Get a job. Work hard and you’ll make it. How many times have you heard that? For some, taking a cab to work is a temporary condition, usually because their car is broken down. Some people take cabs to work because they’ve lost their licenses due to getting a DUI, too many tickets, too many accidents or some other reason. I’ve actually met a few people who have told me that they’ve simply never learned to drive a car. There are still others that are disabled to the point that they can’t drive but have jobs they can do even with their disability. For most, the reason that they don’t have cars is because they can’t afford them.
For most folks that take cabs to work it’s not temporary at all, it’s their primary mode of transportation to and from the job. Many take city buses when they can. Buses are much cheaper, but if a person lives a long distance from the bus stop or if they don’t have time to deal with the bus schedule, they often end up taking a cab. Most of the jobs we’re taking these folks to are at fast food restaurants, full service restaurants, gas stations, grocery stores or big box retail stores. Some of the jobs are in hospitals or other health care institutions but are usually lower paying jobs in food service or housekeeping.
I don’t want to get on a political soapbox, at least not for long but I will tell you that I get pretty damned upset when I hear people disrespecting the working poor. There’s a common belief that anyone can do anything or achieve any goal they set out to achieve in America if they will only work hard enough. Sure, I’ve seen examples of a few people overcoming great odds to become millionaires, but I believe it requires much more than just hard work. Quality education, a family that values education, examples of people around you who have achieved success, others who encourage you instead of working against you, family inheritance, access to capital and a lot of luck are just a few of the things that need to be present to go along with all the hard work.
No one works harder than a single mother working two jobs, day and night to support her kids or some guy trying to support a family by paving the roadways in the hellish summer heat for little more than minimum wage. Yes, sometimes these working people receive public assistance in the form of Food Stamps or housing subsidies. That’s because their jobs don’t pay enough to allow them to make a decent living without these programs. It makes my blood boil to hear people say that these people are “lazy” or that they are “moochers” on society. The same people who are against food stamps are also against raising minimum wage. I don’t understand this, what do they want? Do they want to see America become a third world country? Do they want people to work hard all day and go home to a garbage dump at night? It wouldn’t take much for most of the people saying these disgusting things about the working poor to be in the same situation. The loss of a job or a major illness would likely do it, why can’t they see that? OK, off my soapbox, Here are just a few examples of working folks before I let this topic go.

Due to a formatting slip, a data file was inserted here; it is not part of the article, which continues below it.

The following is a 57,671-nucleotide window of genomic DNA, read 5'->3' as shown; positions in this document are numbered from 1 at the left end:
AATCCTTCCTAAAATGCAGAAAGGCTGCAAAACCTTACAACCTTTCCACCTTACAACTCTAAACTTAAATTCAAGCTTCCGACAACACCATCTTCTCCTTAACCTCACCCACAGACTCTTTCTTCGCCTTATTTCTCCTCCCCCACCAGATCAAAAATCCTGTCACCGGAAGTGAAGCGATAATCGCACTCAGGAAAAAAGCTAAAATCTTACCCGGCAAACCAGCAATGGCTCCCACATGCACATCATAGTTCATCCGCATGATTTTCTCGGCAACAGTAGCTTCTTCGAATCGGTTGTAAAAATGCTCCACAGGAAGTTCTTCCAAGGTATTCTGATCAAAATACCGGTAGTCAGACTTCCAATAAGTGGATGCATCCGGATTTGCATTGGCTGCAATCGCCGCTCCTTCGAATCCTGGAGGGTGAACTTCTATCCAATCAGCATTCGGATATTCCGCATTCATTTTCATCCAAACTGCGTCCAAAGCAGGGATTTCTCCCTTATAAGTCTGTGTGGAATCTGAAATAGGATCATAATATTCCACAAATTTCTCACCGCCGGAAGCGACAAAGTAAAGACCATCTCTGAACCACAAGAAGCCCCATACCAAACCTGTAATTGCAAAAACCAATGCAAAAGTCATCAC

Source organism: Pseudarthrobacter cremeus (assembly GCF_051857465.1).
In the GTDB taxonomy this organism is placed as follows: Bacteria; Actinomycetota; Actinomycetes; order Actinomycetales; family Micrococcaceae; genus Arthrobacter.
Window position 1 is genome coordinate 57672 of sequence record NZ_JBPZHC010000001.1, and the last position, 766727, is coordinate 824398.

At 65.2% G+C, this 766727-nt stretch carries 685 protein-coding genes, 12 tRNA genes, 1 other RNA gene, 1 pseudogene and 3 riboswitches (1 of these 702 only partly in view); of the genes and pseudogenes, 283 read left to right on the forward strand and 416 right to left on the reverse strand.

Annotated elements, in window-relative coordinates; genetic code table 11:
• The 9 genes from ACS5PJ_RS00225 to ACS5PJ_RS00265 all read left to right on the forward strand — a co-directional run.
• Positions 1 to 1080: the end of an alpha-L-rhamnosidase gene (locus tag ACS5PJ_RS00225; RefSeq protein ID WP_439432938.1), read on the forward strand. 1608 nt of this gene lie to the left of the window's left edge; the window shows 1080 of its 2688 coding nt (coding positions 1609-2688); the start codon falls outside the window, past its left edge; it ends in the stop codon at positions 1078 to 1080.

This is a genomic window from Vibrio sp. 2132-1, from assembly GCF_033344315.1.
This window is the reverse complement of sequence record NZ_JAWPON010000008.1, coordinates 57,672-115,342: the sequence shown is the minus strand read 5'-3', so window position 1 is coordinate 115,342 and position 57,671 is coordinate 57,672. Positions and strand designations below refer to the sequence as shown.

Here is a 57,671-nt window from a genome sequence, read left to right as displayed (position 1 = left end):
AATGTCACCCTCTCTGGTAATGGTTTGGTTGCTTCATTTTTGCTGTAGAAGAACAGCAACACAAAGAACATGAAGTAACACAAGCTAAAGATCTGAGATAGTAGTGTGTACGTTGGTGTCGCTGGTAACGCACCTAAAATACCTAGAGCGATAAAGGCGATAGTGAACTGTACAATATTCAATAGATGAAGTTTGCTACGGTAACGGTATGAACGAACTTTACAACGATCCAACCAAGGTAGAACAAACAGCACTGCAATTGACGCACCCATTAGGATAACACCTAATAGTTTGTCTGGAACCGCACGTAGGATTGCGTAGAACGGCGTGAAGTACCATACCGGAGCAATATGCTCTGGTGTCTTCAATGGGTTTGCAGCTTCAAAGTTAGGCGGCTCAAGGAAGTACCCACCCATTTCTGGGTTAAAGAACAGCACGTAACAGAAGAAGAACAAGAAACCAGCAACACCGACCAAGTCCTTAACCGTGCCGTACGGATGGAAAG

Jessie live in the projects in North Birmingham. Her work is at a fast food restaurant in Irondale. the fare from her house to where she works is nearly twenty dollars. She can’t take the bus because she has to be there at 4:30 am to get ready to open for breakfast at 5:00 am. Maybe she takes the bus home, maybe she gets a ride from a family member, I don’t know. Even if she goes to work only in morning by cab, it will cost her one hundred dollars per week. If she’s making minimum wage and working forty hours per week she makes $296 before deductions. So, just going to work in the morning costs her more than one third of her salary. That’s if, and that’s a big IF, she’s only taking a cab one way. She could be spending a much larger percentage of her salary commuting to work. You may ask, why doesn’t she just buy a car? I ask you, how will she get to work while she saves for the down payment?
Jimmy lives in a trailer park in Adamsville and works as a security guard in western Homewood. Going to work costs him more than thirty dollars one way. He often rides a bicycle. If you know much about the metro area you know that it’s a long way from Adamsville to Homewood. Not only is it a long way but it’s very treacherous with no bike lanes and heavy traffic including a lot of eighteen wheeler traffic. Of course he can’t ride his bike in heavy rain, thunderstorms and other inclement weather. Taking cabs is a common part of his commute to his low paying job.
Carolyn has braces on both legs. She’s able to stand and walk short distances but is mostly confined to a wheelchair. I’m not sure what her job entails but she has a job at a local hospital that she can do from a wheelchair. She lives in a nearby apartment complex near the top of Red Mountain. It’s so steep that she can’t go anywhere near the apartments without the aid of a cab. She said that she’s looking for a place that she can afford on more level ground. There’s not a lot of level ground in Birmingham. She goes to and from work and everywhere else she goes in taxis. Her taxi bill is substantial.
images courtesy of: businessinsider.com, peacock-panache.com, greanvildpost.com
copyright 2013 R.W. Walker
*All views and opinions are strictly those of R.W. Walker. These views do not reflect the views of any cab company.